The pandemic changed many things about existing work environments, for both employers and employees. With greater opportunities and varying expectations, going to work now looks different, from person to person and company to company.
Although co-working spaces are not a completely new concept, Loloft, a new micro-warehousing and industrial co-working space, has taken the notion a step further.
Set to redefine industrial spaces, Loloft is a startup that took off in Northwest Arkansas, reaching the goals of both its CEO Brendan Howell and Paola Ibarra, co-founders of the initiative. As the pandemic accelerated e-commerce, canceled growth of brick-and -mortar retail business models and caused online shopping hit an all-time high, increased pressure was placed on warehousing, distribution and logistics. Therefore, Loloft created from necessity.
The startup incorporates an “industrial co-working” model that is designed for companies that need physical space in order to conduct their business. Loloft provides industrial workspace on a month-to-month basis and offers its members the option to upsize or downsize with 30 days notice.
“No long-term leases, no dealing with a landlord, no capital outlay to get started,” says the company website.
In an episode of The Startup Junkies podcast which aired on Sept. 6, 2021, Howell joined hosts Jeff Amerine, Caleb Talley and Davis McEntire to discuss new needs for micro-warehousing.
As Howell explained during the podcast, Loloft provides more than just a space for people to work– it is as much a “community initiative” as a warehousing space, uniquely separating the co-working space from others that have popped up across the state and country in recent years.
Howell described the concept as one that he hoped would cater to the varying work needs, for employers and employees alike.
“The whole idea was that we want to enable small to midsize companies to get started and take physical space on a flexible basis,” Howell told Startup Junkies. “We want amenities that office co-working also have.”
The amenities listed on the company website are many, including private offices, meeting rooms, phone booths and high-speed internet, as well as daily mail pickups from several carriers including UPS, DHL, FedEx and the U.S. Postal Service.
“Being a startup, you just don’t know how much space you need. You’ve got an idea of how much space you need today, but you don’t know how much [you will need] in three or six months, or a year,” Howell told Startup Junkies, emphasizing that the progress in startups can be unpredictable, ranging from slow starts to explosive growth. “So if you startup, you want to get into the business of a physical space, you can come see us and [say], ‘I need 300 square-feet’ or ‘I need 1,000 square-feet.’”
With warehousing space readily available, Loloft memberships are set up to help other companies succeed, with access to the loading dock, warehousing space and office spaces all from one location. The amenities, along with the no-lease/no-landlord/no-capital outlay, are one part of the Loloft selling point. Another perk is the various networking opportunities available to members.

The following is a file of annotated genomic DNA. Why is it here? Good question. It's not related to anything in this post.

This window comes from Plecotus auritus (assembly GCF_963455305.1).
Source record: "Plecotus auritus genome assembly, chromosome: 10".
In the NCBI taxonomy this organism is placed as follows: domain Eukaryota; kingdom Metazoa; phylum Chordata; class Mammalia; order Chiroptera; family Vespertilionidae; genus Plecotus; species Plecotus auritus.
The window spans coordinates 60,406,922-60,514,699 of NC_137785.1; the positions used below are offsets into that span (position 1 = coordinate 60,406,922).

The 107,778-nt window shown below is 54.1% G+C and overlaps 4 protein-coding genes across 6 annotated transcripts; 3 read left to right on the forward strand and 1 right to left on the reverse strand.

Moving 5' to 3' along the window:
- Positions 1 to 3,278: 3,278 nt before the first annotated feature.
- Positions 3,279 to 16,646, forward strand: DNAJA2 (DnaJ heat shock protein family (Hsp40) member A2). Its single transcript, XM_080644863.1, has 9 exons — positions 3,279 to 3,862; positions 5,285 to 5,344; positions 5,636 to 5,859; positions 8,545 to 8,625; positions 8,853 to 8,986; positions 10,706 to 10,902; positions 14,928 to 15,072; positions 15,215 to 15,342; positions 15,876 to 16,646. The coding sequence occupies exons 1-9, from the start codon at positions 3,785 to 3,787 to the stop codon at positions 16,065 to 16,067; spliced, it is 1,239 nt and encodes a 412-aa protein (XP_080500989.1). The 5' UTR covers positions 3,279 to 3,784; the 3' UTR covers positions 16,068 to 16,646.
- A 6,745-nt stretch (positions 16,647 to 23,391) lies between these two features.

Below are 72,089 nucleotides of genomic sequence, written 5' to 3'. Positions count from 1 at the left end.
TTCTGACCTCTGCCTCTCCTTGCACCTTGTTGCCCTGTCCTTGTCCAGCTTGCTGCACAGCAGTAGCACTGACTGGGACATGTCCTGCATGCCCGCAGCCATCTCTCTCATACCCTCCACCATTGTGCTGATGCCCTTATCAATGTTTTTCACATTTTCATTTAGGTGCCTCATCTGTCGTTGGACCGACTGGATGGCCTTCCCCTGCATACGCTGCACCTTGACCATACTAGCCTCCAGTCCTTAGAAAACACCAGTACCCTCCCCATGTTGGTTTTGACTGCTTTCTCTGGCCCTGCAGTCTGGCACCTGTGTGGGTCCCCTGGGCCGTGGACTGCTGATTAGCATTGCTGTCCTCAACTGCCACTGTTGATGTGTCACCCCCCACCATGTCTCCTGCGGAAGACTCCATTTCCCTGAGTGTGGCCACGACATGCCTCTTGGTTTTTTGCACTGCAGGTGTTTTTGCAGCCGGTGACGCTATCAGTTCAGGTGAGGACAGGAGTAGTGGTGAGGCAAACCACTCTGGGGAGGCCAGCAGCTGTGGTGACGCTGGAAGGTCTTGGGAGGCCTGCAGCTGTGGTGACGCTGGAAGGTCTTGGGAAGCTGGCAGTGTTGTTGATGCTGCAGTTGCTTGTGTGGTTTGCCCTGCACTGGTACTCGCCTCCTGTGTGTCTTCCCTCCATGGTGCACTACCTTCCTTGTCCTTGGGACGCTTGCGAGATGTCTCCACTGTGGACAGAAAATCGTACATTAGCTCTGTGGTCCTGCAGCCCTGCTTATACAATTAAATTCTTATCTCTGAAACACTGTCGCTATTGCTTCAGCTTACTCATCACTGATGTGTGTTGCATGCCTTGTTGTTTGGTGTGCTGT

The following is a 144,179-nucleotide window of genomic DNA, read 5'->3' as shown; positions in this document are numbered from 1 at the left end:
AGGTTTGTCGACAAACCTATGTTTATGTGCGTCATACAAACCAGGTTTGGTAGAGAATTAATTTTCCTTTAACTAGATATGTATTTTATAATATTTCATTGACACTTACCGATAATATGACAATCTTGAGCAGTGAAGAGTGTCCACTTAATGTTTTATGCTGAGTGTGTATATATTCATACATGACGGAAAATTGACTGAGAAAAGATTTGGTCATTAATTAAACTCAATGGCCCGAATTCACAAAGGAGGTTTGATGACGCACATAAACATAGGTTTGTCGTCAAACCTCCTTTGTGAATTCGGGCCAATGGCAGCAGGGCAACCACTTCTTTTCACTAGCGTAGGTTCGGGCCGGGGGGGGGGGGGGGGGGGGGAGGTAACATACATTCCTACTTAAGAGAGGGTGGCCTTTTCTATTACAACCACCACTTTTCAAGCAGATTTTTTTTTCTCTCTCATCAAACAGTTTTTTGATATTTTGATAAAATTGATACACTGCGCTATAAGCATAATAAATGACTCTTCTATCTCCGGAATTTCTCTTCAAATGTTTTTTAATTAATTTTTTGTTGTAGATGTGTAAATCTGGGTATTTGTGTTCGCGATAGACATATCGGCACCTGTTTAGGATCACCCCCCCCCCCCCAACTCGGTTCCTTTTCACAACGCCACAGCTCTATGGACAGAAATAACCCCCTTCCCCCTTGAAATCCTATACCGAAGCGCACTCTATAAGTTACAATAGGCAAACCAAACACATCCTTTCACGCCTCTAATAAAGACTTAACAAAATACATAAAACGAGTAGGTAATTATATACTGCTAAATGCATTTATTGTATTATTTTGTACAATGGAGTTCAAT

Marketed as “an industrial co-working space” on its website, Loloft places emphasis on creating a community to help its businesses thrive. The “community” holds events year round, with offerings such as fireside talks, Friday happy hours and “how-to” lecture nights, all presented by people in the industries in which its members work.
“The idea is to make this a unicorn, billion-dollar-plus company that was born in Northwest Arkansas,” Howell told Startup Junkies.
On Feb. 21, Loloft announced $1 million in funding, opening its flagship location, “x.001,” across the street from the original Walmart store in Rogers during the same month. The Rogers-Lowell Area Chamber of Commerce reported Loloft is looking to expand rapidly, hopefully opening 20 locations across the United States within the next year.
Howell also told the Rogers-Lowell Area Chamber of Commerce that the need for micro-warehousing has proven to be significant.
“Demand for our micro-warehousing spaces is strong, with 50 percent of our available inventory pre-sold,” Howell told the chamber. The chamber also reported that Loloft partnered with Rogers property owner Bryan Hunt, a prominent businessman, to develop the x.001 location.
Loloft USA is currently in the process of expanding past Arkansas’ borders, driving the business model into other states.
In addition to support from the chamber, other established organizations in Northwest Arkansas, such as Startup Junkie, the University of Arkansas and the Northwest Arkansas Council, have supported the venture.
Loloft has also received local investments from Revolution’s Rise of the Rest Seed Fund, led by Revolution Chairman/CEO and AOL co-founder Steve Case.
With Howell’s schedule booked and busy for now, he and his team have been “up to [their] elbows” getting the newest Loloft location up and running – leaving something for professionals to watch for over the coming year.